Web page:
Despite having a rich history of sagas and epics, very little is known about Old Norse sky cultures. What exists can be found in those stories, but individual stars and asterisms are rarely mentioned.
Jonas Persson of the Norwegian University of Science and Technology said this is because the Christianization of Scandinavia did not prioritize which star patterns were important to Norse cultures.
“A culture is based on your own environment, how you live, what you do and how you live,” said Persson.
“It’s how you see the world, and that outlook includes the night sky.”
Old Norse constellations, including the ones sailors used to navigate transatlantic voyages, have been lost. By the 13th century, they had already been replaced with Greek, Latin or Roman constellations.
In the 1800s, nationalist movements and an interest in the Viking era prompted new names to be created. Neo-pagan and modern new age movements have continued inventing new constellations.
It is believed that Old Norse literature identifies Bifrost, or shimmering road, as a rainbow and the Milky Way. This could mean the two are connected in Norse mythology.
The Big Dipper is usually seen as a chariot or wagon in Scandinavian cultures, including Old Norse. But Ursa Minor is called a woman’s chariot. Persson believes these titles refer to the gods Thor and Freyja.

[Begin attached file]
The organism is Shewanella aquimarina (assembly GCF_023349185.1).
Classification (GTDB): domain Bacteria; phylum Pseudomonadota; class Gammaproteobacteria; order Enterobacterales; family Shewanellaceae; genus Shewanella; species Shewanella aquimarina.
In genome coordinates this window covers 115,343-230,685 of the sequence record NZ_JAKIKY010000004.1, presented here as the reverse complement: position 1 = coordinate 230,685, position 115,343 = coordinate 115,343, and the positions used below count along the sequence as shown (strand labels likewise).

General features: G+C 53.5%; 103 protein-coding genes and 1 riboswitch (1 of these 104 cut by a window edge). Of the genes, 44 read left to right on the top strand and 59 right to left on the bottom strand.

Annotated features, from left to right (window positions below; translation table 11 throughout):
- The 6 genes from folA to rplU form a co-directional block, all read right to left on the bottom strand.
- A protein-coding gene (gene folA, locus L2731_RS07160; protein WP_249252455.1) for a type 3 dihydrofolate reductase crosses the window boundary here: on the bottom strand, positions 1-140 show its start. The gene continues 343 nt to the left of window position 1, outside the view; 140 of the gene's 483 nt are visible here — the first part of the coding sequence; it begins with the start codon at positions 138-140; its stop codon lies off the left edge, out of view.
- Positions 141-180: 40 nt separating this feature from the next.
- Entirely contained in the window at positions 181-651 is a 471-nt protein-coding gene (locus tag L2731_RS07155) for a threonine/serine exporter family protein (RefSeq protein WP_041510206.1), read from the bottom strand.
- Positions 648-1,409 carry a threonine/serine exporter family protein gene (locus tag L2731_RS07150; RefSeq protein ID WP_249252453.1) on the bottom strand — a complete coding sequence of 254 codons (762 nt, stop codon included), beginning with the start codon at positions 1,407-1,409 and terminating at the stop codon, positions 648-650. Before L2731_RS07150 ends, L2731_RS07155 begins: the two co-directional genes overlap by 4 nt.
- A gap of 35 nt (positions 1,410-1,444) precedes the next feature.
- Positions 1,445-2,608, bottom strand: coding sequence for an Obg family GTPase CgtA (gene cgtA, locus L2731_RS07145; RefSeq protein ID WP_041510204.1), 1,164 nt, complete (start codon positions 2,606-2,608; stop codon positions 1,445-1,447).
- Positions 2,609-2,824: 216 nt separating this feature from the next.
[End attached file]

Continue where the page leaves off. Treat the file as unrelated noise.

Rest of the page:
“Most sources are actually from the 19th and 20th century. There are very [few] old sources available,” he said. “This is an integrated part of our culture and we are losing it all the time.”
A certainty is that Norse culture had a mastery of the night sky. The maritime culture of the region shows Norse sailors must have had a strong knowledge of astronomy for navigation.
Persson said he worries the past may be repeating itself as the night sky gives way to light pollution and space junk. He argued this robs all people of a window into their past.
“This is a huge cultural problem. We consider it a necessity to know about Shakespeare and that we should know about Da Vinci, Rembrandt, Picasso — and yet we have forgotten about our culture in the sky,” he said.
“Stars are a part of our culture and are some part of what we are. Denying people the possibility of observing the stars and starting to think ‘where do we come from?’ is a huge mistake.”
This World Asterisms Project, which includes more than 8,600 asterisms from 400 cultures, is a living project celebrating sky cultures. Published by The Royal Astronomical Society of Canada, it continues to grow as the process of naming stars continues and as ethnoastronomers and researchers investigate old records, interview elders and recover previously lost sky culture information.